/ angular

Dynamically create an Angular component and add it to the DOM - with Angular CDK

Previously I wrote about how to dynamically instantiate a component and add to the DOM. I showed a relatively simple ComponentFactoryService that does exactly that. Today I wanted to show you another way to accomplish the same task. This time with the help of Angular CDK that was recently released by the Angular Material team.

The part of the CDK that is relevant to our case is Portals, and it is specifically designed to deal with the dynamic component creation. In a nutshell, there are two main concepts:

  • Portal: A piece of UI (component or a template) that needs to be created and placed somewhere in an Angular application.

  • PortalHost: A place where the dynamic content can be injected. For example, there is a specific implementation called DomPortalHost that allows you to specify any DOM element (even outside of Angular) as a host, for example document.body.

Without further ado, here is the updated ComponentFactoryService that uses ComponentPortal and DomPortalHost from the CDK:

import {
  ApplicationRef, Componenimport {
  ApplicationRef, ComponentFactoryResolver, ComponentRef,
  Injectable, Injector, Type, ViewContainerRef
} from '@angular/core';

import {
} from '@angular/cdk/portal';

export class ComponentFactoryService {
      private cfr: ComponentFactoryResolver,
      private defaultInjector: Injector,
      private appRef: ApplicationRef) {

   * Instantiates a component and adds it to the DOM.
   * @constructor
   * @param {Type<T>} componentType - Type of the component to create, e.g. "DynamicComponent".
   * @param {HTMLElement | ViewContainerRef} location - (Optional) Location where to inject the
   * component in the DOM, can be an arbitrary HTML element or a ViewContainerRef.
   * @param {Injector} injector - (Optional) Injector that should be used as a parent injector
   * for the component. This is useful only if you want to inject into the component services
   * that are provided in a different place from where ComponentFactoryService is provided.
      componentType: Type<T>,
      location?: HTMLElement | ViewContainerRef,
      injector?: Injector): ComponentRef<T> {

    // The location where the component should live in Angular's logical component tree, where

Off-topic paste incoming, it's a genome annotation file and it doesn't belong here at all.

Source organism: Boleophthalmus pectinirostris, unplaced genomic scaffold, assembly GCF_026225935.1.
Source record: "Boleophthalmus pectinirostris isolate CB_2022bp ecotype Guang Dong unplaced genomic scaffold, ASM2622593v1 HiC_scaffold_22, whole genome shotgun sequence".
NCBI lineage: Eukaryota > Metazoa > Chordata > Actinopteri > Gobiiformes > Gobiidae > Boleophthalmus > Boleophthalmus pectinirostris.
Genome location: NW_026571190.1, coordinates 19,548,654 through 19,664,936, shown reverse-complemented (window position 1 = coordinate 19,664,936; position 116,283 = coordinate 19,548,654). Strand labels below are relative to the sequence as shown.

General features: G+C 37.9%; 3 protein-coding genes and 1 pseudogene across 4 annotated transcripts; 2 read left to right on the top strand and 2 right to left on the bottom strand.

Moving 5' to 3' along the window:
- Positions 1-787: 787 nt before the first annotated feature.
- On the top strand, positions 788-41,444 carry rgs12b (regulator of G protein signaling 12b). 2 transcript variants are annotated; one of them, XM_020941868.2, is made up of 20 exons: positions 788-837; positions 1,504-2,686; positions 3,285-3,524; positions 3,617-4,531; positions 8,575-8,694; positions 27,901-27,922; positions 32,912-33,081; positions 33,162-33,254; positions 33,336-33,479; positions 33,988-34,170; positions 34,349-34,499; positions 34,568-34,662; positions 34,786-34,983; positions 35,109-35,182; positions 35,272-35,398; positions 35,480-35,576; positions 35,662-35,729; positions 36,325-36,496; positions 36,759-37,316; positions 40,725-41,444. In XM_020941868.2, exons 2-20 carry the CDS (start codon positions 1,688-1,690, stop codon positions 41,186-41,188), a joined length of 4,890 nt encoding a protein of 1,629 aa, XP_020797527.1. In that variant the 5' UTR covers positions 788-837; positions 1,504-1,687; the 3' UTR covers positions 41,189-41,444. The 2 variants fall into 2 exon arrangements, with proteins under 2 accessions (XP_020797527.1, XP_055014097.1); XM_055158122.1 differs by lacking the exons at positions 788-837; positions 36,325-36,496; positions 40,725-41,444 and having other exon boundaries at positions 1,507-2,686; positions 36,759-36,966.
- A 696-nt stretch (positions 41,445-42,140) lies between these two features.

// it will be part of change detection, etc.
    // This is different from where the component renders, which is determined by the PortalHost.
    let logicalLocation: ViewContainerRef | undefined = undefined;

    // Host element for rendering the component. By default, use "body".
    let domLocation: HTMLElement = document.body;

    if (location) {
      if (location instanceof HTMLElement) {
        // The location was provided as an arbitrary element and we don't
        // know if it is part of the Angular app, so leave it "undefined"
        // and let the PortalHost take care of attaching it to the Angular app.
        logicalLocation = undefined;
        domLocation = location;
      else {
        // Location is ViewContainerRef, so use it as the logical tree location as well as actuall
        // render location.
        logicalLocation = location;
        domLocation = location.element.nativeElement;

    // Create a Portal based on the given component type
    let componentPortal = new ComponentPortal(componentType, logicalLocation, injector);

    // Create a PortalHost with the specified location as its anchor element
    let bodyPortalHost = new DomPortalHost(
      injector || this.defaultInjector);

    // Attach the Portal to the PortalHost. This will instantiate the component and add
    // it to the DOM. We get a ComponentRef back that we can use to access the component
    // instance as well as destroy the component after we're done with it.
    let componentRef = bodyPortalHost.attach(componentPortal) as ComponentRef<T>;

    return componentRef;
Pavlo Glazkov

Pavlo Glazkov

Programmer. Full stack, with a focus on UI. JavaScript/TypeScript, Angular, Node.js, .NET

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